That is quite the high pillar of good you’ve put yourself on.

    You claim giving A&F clothes to homeless people stigmatizes an already stigmatized people. While everybody can agree that homeless people are stigmatized, if you believe giving clothes to needy people stigmatizes them, let me refresh you on the definition of stigmatization: To characterize or brand as disgraceful or ignominious or escribe or regard as worthy of disgrace or great disapproval.

    Unless the do-gooders handing out clothes are purposefully targeting women above a size 10 or L, and handing them jeans, I highly doubt there actions stigmatize this group.

    Also, to drive home your point, you said for the brand there’s “nothing worse than clothes made for beautiful people on poor people”. I never realized beautiful precluded poor, or that poor meant homeless.

    It seems though you’ve built your tower high and mighty, the base is rotten.

  • Rose

    I don’t see him as ‘using’ homeless people as a prop for a joke at all; he is doing a good job of saying that he is going to tear down this guys snobbish exclusion and bigotry, and who better to participate than those who can LEAST AFFORD these clothes. Jesus is another person who recognized a group of people as ‘the least of these’; at your conclusion you would be calling Jesus a bigot by focusing on their ‘position’ in society.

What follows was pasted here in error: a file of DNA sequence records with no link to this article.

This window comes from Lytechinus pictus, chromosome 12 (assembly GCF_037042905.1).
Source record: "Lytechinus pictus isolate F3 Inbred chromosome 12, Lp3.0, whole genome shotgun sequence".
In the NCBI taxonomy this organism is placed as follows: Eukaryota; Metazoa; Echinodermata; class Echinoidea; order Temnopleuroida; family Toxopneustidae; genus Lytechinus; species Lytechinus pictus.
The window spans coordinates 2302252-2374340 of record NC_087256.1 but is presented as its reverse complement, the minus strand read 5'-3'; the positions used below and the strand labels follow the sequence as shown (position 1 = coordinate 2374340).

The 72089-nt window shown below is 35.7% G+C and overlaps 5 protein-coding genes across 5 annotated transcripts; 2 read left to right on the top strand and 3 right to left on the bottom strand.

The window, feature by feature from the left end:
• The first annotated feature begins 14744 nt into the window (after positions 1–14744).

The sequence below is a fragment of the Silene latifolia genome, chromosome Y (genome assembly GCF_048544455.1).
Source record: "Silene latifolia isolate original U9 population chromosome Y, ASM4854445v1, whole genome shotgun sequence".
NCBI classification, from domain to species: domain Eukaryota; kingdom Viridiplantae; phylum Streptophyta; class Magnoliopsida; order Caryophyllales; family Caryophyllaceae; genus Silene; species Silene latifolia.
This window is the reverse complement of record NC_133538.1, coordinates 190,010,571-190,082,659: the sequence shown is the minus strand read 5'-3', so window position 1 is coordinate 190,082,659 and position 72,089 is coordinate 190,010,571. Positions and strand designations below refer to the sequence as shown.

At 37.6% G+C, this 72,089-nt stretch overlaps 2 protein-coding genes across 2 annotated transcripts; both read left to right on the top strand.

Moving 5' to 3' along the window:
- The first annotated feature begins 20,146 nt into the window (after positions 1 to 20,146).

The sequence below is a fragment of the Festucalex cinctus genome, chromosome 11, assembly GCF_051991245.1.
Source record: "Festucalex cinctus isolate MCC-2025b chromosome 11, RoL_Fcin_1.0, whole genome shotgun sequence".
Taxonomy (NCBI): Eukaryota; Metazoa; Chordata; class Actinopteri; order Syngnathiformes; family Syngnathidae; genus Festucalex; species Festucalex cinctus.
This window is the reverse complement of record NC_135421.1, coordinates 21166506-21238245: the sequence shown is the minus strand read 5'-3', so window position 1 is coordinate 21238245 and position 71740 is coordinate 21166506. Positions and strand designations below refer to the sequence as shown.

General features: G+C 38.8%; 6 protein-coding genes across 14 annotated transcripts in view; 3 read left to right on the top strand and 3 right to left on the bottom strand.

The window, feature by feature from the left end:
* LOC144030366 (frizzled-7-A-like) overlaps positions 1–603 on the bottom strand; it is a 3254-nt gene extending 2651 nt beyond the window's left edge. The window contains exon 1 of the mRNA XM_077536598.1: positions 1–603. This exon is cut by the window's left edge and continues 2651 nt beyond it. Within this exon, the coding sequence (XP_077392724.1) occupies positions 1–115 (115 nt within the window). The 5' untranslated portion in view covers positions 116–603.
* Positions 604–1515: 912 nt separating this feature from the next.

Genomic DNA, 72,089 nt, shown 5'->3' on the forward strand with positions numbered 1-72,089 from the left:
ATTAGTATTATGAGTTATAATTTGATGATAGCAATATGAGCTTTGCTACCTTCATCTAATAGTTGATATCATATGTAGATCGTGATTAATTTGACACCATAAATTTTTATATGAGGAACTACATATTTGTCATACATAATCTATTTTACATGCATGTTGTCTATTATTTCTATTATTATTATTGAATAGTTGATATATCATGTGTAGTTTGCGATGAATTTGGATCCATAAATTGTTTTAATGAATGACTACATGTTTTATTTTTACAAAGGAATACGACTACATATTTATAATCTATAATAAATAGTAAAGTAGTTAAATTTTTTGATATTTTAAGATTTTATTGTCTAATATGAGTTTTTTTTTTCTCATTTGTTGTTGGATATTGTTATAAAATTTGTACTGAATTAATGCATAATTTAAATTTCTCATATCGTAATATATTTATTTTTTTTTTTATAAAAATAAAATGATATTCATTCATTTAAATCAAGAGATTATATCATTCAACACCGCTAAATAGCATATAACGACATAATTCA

• http://twitter.com/lizzyepp Elizabeth Sawatzky

    I appreciate this post. My immediate reaction to the video was “exploitation”. Do the homeless people even want his clothing? Just because they’re in need, doesn’t mean we can choose what their need is.

    Buying used A&F clothing and giving it out to a marginalized group isn’t going to get the attention of Jeffries. Why? Because he’ll never see these people wearing his clothes. He, and the rest of his ‘elite’, can avoid the reality of homelessness. Want to hit him where it hurts? Don’t buy the clothing. Profit is a language he and the A&F team understands.

    Futhermore, I’m sure there is a more proactive, dare i say ‘restorative’ way to bring about change in Jeffries attitude. How about encourage him to attend a support group meeting for women and men suffering from eating disorders. Let him hear first hand how his ad campaigns effects their well-being. If we want to see change in Jeffries, it’s going to come from him understanding, not pissing him off.

    • http://www.facebook.com/tonylomax Anthony Lomax

      I actually disagree. I think Jeffries is much more likely to respond to a viral video campaign. After all, this is a man consumed by a need for money and the success of his brand. He belongs to a special “elite” group of people who doesn’t care about anyone else. Read any of his quotes and then tell me that he would be personally affected by someone saying “You hurt others.” He doesn’t care about anything or anyone but his pocketbook. Getting a million views on a facebook video making fun of his brand has the potential to hurt his stock prices, and that is the only way to get a man like Jeffries’ attention.

  • http://snommelp.tumblr.com/ Snommelp

    (a) It seems that donating the clothes to the homeless was in response not to A&F’s policy against having “ugly” people wear their clothes, but rather in response to their policy to burn clothes rather than donating to charities. I feel that this is an important distinction.